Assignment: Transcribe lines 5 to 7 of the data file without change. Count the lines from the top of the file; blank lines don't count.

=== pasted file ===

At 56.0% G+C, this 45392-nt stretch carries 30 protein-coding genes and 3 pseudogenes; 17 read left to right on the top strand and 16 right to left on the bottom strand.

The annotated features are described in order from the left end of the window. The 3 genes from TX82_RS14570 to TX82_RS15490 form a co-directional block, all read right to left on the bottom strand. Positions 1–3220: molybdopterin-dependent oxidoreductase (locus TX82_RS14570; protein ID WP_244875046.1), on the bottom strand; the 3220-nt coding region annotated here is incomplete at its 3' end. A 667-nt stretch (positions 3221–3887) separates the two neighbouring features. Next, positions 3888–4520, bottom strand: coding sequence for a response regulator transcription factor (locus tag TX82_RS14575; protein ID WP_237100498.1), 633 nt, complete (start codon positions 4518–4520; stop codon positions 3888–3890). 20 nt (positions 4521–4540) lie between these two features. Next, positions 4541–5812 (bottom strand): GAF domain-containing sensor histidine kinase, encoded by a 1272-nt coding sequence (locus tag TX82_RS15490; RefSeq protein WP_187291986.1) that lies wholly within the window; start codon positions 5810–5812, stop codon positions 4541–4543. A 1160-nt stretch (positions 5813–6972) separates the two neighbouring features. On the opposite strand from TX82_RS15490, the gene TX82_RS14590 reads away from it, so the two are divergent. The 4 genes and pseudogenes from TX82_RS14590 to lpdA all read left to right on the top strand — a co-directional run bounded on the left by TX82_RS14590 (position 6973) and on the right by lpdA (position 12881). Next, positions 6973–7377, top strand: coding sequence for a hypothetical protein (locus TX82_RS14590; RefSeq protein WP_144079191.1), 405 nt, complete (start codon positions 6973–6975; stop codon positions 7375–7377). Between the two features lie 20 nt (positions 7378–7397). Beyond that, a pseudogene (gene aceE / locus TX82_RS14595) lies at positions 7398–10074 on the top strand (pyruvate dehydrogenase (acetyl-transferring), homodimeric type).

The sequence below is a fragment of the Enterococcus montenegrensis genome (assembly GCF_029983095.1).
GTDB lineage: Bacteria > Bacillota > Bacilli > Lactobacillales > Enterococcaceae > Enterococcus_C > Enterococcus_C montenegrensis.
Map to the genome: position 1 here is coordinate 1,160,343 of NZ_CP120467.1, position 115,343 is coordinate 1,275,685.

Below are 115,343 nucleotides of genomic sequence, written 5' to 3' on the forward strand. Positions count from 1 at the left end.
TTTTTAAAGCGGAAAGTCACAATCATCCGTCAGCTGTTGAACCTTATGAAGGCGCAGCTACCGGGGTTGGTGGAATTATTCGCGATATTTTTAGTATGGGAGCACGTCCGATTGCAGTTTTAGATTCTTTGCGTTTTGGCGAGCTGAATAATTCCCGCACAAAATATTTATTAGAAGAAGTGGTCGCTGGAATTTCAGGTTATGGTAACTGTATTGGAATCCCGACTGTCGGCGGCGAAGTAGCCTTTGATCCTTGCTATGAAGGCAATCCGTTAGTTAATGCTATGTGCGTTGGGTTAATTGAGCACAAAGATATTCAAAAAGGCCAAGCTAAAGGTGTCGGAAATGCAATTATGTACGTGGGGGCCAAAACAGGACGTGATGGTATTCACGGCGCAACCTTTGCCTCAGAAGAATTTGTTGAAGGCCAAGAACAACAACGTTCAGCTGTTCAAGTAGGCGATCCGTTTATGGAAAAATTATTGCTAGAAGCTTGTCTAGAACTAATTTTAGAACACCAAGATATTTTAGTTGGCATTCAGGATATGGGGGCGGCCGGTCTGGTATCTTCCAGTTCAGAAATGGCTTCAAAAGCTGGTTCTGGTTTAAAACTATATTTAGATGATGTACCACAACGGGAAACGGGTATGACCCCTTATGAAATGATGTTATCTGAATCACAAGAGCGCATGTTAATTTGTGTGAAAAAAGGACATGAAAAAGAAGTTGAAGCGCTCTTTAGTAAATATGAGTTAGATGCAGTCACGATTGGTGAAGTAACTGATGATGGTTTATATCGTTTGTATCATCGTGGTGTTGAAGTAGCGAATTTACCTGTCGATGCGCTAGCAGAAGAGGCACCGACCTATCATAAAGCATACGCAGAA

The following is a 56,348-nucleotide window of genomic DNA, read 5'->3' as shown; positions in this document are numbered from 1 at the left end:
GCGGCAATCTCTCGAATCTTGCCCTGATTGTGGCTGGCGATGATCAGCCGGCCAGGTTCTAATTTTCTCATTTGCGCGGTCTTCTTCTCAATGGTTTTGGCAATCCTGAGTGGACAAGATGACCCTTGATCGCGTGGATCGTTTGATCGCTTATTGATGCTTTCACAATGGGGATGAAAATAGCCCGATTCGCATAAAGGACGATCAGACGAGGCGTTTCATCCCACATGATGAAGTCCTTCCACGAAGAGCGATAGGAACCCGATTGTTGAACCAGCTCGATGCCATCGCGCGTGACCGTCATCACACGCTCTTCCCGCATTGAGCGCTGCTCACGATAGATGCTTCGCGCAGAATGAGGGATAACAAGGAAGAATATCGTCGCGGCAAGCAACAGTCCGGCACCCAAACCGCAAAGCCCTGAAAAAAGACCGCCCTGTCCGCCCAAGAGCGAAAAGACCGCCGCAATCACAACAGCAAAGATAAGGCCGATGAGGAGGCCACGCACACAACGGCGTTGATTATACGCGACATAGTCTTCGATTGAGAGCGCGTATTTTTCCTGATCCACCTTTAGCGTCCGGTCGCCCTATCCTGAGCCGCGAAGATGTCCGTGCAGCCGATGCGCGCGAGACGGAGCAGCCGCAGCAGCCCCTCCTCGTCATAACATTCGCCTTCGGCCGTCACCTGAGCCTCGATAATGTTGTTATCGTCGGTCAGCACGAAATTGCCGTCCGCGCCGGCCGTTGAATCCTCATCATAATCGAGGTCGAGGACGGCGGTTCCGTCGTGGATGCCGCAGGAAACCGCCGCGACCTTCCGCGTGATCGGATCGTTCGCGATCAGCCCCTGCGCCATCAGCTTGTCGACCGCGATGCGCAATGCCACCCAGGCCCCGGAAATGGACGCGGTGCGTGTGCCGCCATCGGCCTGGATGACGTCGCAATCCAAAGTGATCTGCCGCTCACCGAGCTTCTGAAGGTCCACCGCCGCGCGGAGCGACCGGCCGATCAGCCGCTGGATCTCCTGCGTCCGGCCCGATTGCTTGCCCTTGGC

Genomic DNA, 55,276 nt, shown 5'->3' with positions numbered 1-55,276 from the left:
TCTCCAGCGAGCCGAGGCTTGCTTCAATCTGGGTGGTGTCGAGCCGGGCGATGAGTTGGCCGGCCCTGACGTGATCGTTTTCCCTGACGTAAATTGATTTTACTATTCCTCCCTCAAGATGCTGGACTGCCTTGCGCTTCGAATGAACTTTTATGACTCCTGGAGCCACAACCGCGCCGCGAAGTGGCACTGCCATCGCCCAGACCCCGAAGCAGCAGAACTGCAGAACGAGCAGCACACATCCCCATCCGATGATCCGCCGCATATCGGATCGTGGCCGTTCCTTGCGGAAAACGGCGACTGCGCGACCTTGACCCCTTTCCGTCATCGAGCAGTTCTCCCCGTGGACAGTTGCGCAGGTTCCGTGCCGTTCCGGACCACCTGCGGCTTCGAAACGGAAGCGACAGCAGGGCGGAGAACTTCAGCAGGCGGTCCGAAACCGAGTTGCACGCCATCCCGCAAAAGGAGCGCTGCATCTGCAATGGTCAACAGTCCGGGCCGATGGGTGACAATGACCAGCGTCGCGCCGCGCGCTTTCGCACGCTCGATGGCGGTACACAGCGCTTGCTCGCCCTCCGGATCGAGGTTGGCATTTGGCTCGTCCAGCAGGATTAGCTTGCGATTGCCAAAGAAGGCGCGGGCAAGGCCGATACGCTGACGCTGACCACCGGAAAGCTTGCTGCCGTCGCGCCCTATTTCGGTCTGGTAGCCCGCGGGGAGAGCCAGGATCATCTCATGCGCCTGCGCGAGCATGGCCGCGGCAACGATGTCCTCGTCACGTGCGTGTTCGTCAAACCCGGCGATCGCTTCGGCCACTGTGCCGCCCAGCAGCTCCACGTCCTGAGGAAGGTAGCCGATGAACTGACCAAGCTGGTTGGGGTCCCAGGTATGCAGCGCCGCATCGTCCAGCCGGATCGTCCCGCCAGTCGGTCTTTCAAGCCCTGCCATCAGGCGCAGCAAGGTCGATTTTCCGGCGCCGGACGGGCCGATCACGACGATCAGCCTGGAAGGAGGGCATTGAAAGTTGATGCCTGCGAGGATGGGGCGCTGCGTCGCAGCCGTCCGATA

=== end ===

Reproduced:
Map to the genome: position 1 here is coordinate 1,160,343 of NZ_CP120467.1, position 115,343 is coordinate 1,275,685.

Below are 115,343 nucleotides of genomic sequence, written 5' to 3' on the forward strand. Positions count from 1 at the left end.
TTTTTAAAGCGGAAAGTCACAATCATCCGTCAGCTGTTGAACCTTATGAAGGCGCAGCTACCGGGGTTGGTGGAATTATTCGCGATATTTTTAGTATGGGAGCACGTCCGATTGCAGTTTTAGATTCTTTGCGTTTTGGCGAGCTGAATAATTCCCGCACAAAATATTTATTAGAAGAAGTGGTCGCTGGAATTTCAGGTTATGGTAACTGTATTGGAATCCCGACTGTCGGCGGCGAAGTAGCCTTTGATCCTTGCTATGAAGGCAATCCGTTAGTTAATGCTATGTGCGTTGGGTTAATTGAGCACAAAGATATTCAAAAAGGCCAAGCTAAAGGTGTCGGAAATGCAATTATGTACGTGGGGGCCAAAACAGGACGTGATGGTATTCACGGCGCAACCTTTGCCTCAGAAGAATTTGTTGAAGGCCAAGAACAACAACGTTCAGCTGTTCAAGTAGGCGATCCGTTTATGGAAAAATTATTGCTAGAAGCTTGTCTAGAACTAATTTTAGAACACCAAGATATTTTAGTTGGCATTCAGGATATGGGGGCGGCCGGTCTGGTATCTTCCAGTTCAGAAATGGCTTCAAAAGCTGGTTCTGGTTTAAAACTATATTTAGATGATGTACCACAACGGGAAACGGGTATGACCCCTTATGAAATGATGTTATCTGAATCACAAGAGCGCATGTTAATTTGTGTGAAAAAAGGACATGAAAAAGAAGTTGAAGCGCTCTTTAGTAAATATGAGTTAGATGCAGTCACGATTGGTGAAGTAACTGATGATGGTTTATATCGTTTGTATCATCGTGGTGTTGAAGTAGCGAATTTACCTGTCGATGCGCTAGCAGAAGAGGCACCGACCTATCATAAAGCATACGCAGAA